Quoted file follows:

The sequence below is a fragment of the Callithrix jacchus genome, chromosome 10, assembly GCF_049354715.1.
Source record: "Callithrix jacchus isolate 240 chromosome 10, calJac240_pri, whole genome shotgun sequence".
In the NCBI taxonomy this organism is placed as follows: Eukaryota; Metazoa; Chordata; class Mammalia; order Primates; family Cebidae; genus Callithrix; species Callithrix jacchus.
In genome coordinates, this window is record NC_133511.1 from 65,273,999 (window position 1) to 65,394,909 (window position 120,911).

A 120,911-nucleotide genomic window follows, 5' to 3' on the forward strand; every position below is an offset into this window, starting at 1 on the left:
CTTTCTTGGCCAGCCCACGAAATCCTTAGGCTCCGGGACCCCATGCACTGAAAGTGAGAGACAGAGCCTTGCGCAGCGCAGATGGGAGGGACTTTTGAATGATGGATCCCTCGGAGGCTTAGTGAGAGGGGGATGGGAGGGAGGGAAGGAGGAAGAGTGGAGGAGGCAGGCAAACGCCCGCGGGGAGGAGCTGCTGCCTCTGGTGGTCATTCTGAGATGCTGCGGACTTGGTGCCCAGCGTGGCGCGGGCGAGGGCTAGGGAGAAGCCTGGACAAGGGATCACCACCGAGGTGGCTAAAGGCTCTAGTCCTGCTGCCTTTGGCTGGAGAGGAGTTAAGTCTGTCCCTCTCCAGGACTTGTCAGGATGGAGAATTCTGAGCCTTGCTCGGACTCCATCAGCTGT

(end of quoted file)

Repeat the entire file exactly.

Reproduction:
The sequence below is a fragment of the Callithrix jacchus genome, chromosome 10, assembly GCF_049354715.1.
Source record: "Callithrix jacchus isolate 240 chromosome 10, calJac240_pri, whole genome shotgun sequence".
In the NCBI taxonomy this organism is placed as follows: Eukaryota; Metazoa; Chordata; class Mammalia; order Primates; family Cebidae; genus Callithrix; species Callithrix jacchus.
In genome coordinates, this window is record NC_133511.1 from 65,273,999 (window position 1) to 65,394,909 (window position 120,911).

A 120,911-nucleotide genomic window follows, 5' to 3' on the forward strand; every position below is an offset into this window, starting at 1 on the left:
CTTTCTTGGCCAGCCCACGAAATCCTTAGGCTCCGGGACCCCATGCACTGAAAGTGAGAGACAGAGCCTTGCGCAGCGCAGATGGGAGGGACTTTTGAATGATGGATCCCTCGGAGGCTTAGTGAGAGGGGGATGGGAGGGAGGGAAGGAGGAAGAGTGGAGGAGGCAGGCAAACGCCCGCGGGGAGGAGCTGCTGCCTCTGGTGGTCATTCTGAGATGCTGCGGACTTGGTGCCCAGCGTGGCGCGGGCGAGGGCTAGGGAGAAGCCTGGACAAGGGATCACCACCGAGGTGGCTAAAGGCTCTAGTCCTGCTGCCTTTGGCTGGAGAGGAGTTAAGTCTGTCCCTCTCCAGGACTTGTCAGGATGGAGAATTCTGAGCCTTGCTCGGACTCCATCAGCTGT